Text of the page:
Some other random observations:

At one point, Nate had Rudy and Bayless switch spots on defense, so Rudy could get some reps guarding the point and Bayless could run the gauntlet of screens guarding the wing.  This only happened for a few reps, the rest of the time they were in their usual spots.

When the first team was on defense, the second team really struggled to score. Even with both Bayless and Travis (or Rudy) on the court, the 2nd team often found itself unable to get a shot up in 24 seconds or simply taking contested shots that weren't falling. 

Greg looked quick today on both sides of the ball.  At one point, playing offense, he was coming clear out to the 3 point line to set screens.  It wasn't the lumbering move to set a pick that we're used to from most centers in the league.  It was quick out to the 3 point line, set his feet, then quick back to the basket. 

My favorite sequence of the day occurred when Batum was guarding Brandon with the ball near the 3 point line, and Greg came through to set a pick.  Well before Greg even got there, Batum was looking over both of his shoulders, trying to sense where the pick was coming from.  Nate blew the play dead and told Nic that his job was to concentrate on the dribbler and control the ball, and not worry about getting hit.  Nic nodded in agreement but it was a funny moment.  "Easy for you to say coach, you don't have Big Greg rolling up on your blind side about to lay the wood to you."  That scene underscored how good Brandon is with the ball too, because he wasn't tipping off the direction of the screen with his eyes or his body.  So, imagine you are Nic: you've got a brick wall showing up to your left or right side, and you know it's coming, but you don't know when it's coming and you have no idea from which direction it's coming, but when it comes, your man is pretty much guaranteed to fly by you instantly.  Well, jeez, coach, of course there's a temptation to check the rearview mirror.  Nic will not be the only person in that position this year.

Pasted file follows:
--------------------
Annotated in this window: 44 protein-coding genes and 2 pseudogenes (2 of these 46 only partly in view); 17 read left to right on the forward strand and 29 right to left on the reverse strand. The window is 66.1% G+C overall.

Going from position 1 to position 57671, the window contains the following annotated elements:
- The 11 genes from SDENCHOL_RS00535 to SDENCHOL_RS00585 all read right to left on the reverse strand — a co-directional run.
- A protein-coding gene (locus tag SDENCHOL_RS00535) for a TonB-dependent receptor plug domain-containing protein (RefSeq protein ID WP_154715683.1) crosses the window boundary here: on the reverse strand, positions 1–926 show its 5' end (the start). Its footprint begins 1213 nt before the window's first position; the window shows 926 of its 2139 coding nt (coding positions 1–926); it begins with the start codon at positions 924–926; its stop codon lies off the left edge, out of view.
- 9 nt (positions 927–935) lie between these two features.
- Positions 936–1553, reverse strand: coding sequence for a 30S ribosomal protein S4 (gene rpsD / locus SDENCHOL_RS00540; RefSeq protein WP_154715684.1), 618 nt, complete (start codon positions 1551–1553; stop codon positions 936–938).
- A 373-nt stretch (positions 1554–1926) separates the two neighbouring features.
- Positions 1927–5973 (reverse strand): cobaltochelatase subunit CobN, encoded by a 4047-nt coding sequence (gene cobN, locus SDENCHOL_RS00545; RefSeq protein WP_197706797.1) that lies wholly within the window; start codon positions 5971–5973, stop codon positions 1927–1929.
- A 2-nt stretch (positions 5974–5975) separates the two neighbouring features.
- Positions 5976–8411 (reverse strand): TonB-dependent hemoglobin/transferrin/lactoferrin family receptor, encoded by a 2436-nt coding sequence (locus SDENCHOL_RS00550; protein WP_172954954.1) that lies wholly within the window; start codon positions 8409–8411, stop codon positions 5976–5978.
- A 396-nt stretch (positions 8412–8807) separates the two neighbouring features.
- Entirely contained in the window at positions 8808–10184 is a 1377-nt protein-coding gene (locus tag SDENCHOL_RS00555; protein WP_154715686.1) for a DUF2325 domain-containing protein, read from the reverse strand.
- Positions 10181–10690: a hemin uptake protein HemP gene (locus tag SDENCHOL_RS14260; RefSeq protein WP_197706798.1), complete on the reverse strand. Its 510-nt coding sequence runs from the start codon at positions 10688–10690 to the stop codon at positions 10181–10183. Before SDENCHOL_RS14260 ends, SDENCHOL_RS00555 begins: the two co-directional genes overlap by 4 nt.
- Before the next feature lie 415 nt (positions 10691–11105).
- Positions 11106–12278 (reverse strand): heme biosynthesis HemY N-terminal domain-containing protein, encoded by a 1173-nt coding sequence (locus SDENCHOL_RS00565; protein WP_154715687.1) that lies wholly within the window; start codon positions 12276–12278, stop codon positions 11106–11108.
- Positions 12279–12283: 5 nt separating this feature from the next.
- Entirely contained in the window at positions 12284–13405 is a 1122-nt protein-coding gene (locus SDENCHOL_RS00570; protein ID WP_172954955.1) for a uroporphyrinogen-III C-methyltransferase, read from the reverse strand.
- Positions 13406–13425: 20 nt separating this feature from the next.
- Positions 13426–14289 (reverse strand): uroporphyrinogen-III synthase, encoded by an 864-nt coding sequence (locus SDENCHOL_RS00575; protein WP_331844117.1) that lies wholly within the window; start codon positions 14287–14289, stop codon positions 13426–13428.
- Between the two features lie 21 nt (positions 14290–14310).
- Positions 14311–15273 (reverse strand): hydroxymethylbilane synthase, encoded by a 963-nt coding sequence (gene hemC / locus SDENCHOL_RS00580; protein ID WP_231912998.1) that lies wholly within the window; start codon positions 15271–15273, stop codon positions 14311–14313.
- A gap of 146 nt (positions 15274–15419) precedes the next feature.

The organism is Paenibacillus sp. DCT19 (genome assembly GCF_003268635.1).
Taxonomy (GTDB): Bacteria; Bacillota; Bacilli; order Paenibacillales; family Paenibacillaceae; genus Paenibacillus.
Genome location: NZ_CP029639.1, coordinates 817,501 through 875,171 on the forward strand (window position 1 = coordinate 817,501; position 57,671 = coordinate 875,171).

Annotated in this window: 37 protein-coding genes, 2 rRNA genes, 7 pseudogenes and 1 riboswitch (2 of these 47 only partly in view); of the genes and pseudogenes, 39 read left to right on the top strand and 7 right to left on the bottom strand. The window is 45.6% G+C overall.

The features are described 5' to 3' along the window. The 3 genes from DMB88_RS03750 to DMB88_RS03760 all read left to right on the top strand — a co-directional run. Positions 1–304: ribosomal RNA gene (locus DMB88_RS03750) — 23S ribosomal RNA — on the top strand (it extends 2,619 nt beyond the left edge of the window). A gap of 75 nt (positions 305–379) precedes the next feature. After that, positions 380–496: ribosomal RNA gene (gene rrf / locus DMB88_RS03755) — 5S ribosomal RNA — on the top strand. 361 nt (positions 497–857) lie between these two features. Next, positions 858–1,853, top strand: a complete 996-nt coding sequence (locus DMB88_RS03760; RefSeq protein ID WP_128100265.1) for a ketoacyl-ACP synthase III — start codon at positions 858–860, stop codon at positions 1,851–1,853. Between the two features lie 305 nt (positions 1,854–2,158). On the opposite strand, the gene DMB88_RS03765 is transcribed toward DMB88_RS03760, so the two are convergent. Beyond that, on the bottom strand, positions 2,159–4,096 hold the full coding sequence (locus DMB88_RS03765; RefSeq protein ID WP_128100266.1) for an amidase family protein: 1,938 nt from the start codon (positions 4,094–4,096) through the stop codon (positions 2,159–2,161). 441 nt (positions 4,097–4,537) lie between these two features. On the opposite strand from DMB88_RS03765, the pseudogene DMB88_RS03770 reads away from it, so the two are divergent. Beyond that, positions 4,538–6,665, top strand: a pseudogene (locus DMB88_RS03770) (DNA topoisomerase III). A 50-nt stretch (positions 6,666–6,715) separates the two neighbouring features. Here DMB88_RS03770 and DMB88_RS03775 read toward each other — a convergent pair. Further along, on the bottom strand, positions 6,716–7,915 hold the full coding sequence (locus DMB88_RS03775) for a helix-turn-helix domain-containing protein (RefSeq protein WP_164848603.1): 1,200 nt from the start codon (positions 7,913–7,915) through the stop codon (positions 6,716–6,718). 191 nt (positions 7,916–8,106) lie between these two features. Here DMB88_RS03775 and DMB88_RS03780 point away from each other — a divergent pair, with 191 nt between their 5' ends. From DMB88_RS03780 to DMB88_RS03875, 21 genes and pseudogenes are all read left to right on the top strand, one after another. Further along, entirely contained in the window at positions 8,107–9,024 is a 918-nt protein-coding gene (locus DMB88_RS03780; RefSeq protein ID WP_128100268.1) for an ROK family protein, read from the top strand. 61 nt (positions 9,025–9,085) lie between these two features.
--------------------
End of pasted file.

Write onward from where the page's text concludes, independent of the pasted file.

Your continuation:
Speaking of Brandon, he again looked smooth with the ball, and he and LaMarcus are looking very, very fluid together.  They are doing the small things, like ball handoffs, essentially without eye contact, just based on a familiarity with each other.  It's a beautiful thing to watch.

Last but not least: the Sergiomaniacs can rejoice.  Sergio took Tatum to the rack from the left elbow, drawing all sorts of defensive attention, and then flipped the ball behind his right ear to Greg who was standing wide open and ready for the pass on the left baseline.  Greg caught the quick pass and threw down a big slam. 

It was the play of the day.

-- Ben (

PS... if you've read this far you deserve a treat.  KP just wrote back about our Thanks KP post to say, "I read it the other day and I am very appreciative of all the comments. When I looked it was at over 180 comments." 

Really, really good stuff Bedgers!  If you left a message, your voice was heard.  How many teams' fanbases can say that?